I have been praising the French Bakery gods for bringing a delightful French Bakery to Orem. But my question is, are there any Italian bakeries around? I am dying for a canoli.

I might as well throw one more food question in (2, 2 for the price of 1!)... I'm also looking for a place that sells scones and clotted cream--a British tea room maybe. Are there any in existence around Utah Valley or SLC?

Thanks!

--The food obsessed applebrown

A: Dear applebrown,
British products can be purchased at the London Market, 563 South 700 East in Salt Lake City. Phone: 801-531-7074. They even have a website at thelondonmarket.net. I've only been there once, unfortunately. Check it out and see if they have anything that you are interested in. And if you go, pick me up some McVittie's caramel biscuits while you are at it. :)
-Duchess
A: Dear The food obsessed applebrown,

I can deeply sympathize. I miss Mike's Pastry in Boston more than I can express. Speaking of Mike's that is one option to satisfy your cannoli cravings. At http://www.mikespastry.com/ you can order cannoli's (some assembly required). Those cannolis are fantastic.

Another option is that Costco used to carry an assemble your own mini cannoli kit. They weren't too shabby but certainly not the best.

Lastly, I have heard great things about the cannolis and other pastries at Kneaders. There's one in Provo (295 West 1230 North) and one in Orem (1990 North State St.).

I need to make a trip over there myself.

-Pa Grape
Question #15896 posted on 06/21/2005 3:01 a.m.
Q:

Dear 100 Hour Board,

In Joseph Smith History in the Pearl of Great Price 1:36, Joseph said the Angel Moroni quotes part of the third chapter of Malachi, and later in verse 41 he said that there were other scriptures that Moroni quoted. Are there any alternate accounts of these four visits of Moroni? Do we know which verses of 3rd Malachi that Moroni quoted? Do we know of any of the other scriptures that Moroni quoted?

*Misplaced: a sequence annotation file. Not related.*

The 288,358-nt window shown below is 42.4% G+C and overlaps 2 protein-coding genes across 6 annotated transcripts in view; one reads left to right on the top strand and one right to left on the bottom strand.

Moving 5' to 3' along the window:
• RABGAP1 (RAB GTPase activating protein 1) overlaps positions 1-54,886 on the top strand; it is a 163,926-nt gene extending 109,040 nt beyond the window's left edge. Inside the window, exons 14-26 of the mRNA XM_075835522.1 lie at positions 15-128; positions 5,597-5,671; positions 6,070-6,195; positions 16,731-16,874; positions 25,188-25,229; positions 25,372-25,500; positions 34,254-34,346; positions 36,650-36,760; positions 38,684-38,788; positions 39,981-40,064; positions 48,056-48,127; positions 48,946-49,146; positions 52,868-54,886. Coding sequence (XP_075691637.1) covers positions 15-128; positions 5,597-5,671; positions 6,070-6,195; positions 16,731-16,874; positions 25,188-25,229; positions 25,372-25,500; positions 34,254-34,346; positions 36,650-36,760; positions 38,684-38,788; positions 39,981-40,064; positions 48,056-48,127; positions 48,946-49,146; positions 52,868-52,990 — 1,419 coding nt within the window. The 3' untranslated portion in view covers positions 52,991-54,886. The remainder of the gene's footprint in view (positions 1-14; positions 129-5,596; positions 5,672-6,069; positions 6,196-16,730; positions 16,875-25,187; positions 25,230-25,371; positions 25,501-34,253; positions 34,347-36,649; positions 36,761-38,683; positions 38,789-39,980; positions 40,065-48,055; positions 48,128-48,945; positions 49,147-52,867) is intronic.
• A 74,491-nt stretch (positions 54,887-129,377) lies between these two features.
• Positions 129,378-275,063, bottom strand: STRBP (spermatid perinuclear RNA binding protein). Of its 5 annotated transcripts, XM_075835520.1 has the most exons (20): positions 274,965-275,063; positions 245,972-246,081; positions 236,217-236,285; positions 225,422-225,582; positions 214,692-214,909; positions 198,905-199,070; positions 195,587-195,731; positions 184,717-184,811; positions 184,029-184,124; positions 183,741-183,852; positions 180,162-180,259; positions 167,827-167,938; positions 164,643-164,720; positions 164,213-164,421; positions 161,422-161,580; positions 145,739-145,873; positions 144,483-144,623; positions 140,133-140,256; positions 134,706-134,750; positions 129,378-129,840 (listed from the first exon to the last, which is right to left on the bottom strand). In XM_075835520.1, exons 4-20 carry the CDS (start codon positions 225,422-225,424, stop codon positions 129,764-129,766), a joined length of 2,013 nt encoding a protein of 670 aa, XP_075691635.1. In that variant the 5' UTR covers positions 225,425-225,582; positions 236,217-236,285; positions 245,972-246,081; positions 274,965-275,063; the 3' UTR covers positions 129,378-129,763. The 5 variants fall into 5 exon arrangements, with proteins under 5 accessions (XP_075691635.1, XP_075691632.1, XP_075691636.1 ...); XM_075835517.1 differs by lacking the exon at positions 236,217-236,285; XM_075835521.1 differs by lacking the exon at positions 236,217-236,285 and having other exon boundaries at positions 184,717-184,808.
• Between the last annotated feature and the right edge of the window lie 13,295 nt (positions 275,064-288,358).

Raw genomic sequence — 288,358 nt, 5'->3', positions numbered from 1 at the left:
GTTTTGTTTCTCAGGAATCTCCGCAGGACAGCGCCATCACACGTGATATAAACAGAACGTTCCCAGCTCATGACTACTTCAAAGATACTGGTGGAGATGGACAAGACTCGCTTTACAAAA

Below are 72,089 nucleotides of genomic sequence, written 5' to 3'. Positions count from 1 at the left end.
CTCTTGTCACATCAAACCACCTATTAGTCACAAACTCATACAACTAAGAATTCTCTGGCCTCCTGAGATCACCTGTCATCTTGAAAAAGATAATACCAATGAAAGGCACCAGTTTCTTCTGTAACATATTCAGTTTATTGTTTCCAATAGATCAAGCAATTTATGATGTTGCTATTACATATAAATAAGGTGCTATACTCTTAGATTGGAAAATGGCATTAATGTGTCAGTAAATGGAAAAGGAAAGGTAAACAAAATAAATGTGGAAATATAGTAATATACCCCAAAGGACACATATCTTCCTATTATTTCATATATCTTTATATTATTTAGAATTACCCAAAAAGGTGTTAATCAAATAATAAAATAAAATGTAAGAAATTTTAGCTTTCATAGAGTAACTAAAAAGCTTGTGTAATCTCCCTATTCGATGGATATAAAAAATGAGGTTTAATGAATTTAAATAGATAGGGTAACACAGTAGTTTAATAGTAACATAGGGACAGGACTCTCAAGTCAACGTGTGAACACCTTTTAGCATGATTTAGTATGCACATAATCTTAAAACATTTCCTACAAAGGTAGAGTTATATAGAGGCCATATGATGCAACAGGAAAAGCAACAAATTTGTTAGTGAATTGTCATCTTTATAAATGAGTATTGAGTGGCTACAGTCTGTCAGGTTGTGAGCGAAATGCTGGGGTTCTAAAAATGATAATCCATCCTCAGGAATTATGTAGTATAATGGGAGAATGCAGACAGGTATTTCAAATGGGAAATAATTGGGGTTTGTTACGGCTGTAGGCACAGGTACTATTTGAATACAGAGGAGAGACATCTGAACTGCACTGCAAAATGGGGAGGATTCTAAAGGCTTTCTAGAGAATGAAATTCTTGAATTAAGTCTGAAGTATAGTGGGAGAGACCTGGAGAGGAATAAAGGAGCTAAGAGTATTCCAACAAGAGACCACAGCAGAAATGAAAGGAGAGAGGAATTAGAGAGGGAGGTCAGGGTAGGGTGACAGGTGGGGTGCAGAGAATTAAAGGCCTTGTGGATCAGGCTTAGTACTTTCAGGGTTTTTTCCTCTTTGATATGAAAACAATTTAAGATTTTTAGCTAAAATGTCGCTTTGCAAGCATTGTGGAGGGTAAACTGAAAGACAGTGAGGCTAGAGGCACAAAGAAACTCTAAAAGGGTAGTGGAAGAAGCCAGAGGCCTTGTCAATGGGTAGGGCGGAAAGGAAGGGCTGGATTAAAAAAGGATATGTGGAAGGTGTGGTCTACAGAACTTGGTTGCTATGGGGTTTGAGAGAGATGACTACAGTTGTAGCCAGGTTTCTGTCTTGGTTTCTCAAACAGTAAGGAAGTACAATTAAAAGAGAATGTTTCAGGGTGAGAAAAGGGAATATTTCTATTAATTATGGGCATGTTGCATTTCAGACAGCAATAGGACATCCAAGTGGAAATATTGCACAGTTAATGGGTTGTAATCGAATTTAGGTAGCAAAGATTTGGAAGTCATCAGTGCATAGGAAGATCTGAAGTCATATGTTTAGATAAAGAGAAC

- Patata Brava

A: Dear Patata Brava,

There are four accounts of Moroni's visitations to Joseph when he revealed the existence of the plates. I started going through them and making a list, but I came across a great article in Gospelink. It is in Studies in the Scriptures, Vol. 2: The Pearl of Great Price by Kent P. Jackson. That discusses your question in a fair bit of detail. Scroll down to the section entitled "The Scriptures of the Restoration". If you are able to use Gospelink, just click here: http://gospelink.com/library/doc?doc_id=274864&highlight_p=1.

For the benefit of those who don't have Gospelink, here is the list of scriptures as listed in the article:
Malachi 3
Malachi 4:1
Malachi 4:2-4
Malachi 4:5-6
Isaiah 11
Acts 3:22-23
Joel 2:28-32

Those scriptures are mentioned by Joseph directly. The following scriptures are mentioned in second hand accounts written by Oliver Cowdery:
1 Con 127-29
Isa. 29:14
Isa. 29:13
Isa. 29:11
Psalm 100:1-2
Psalm 107:1-7
Psalm 144:11-12
Joel 2:28
Psalm 144:13
Psalm 146:10
Isa. 1:7
Isa. 1:23-24
Deut. 32:23-24
Isa. 1:25-26
Psalm 107:7
Isa. 2:1-4
Isa. 4:5-6
Jer. 31:27-28
Jer. 31:32-33
Jer. 30:18-21
Jer. 31:1
Jer. 31:8
Isa. 43:6
Jer. 50:4-5
Jer. 31:9
Jer. 31:6
Isa. 2:3
Isa. 11:15-16
Jer. 16:16
Deut. 32:43

So we don't know specifically which parts of Malachi 3 were quoted but the article notes that verses 1-4 seem significant and relevant and seem to emphasize similar topics emphasized in other specific references that Joseph says Moroni talked about. I really suggest getting the article from Gospelink as it reallly discusses the significance of the passages Joseph specifically references.

-Pa Grape
Question #15882 posted on 06/21/2005 3:01 a.m.
Q:

Dear 100 Hour Board,

Suppose the world were much the same as it is now - still rotating at the same rate, still just as far from the sun, etc. - but it were flat instead of spherical. What would be different?

- Amalthea

A: Dear Amalthea,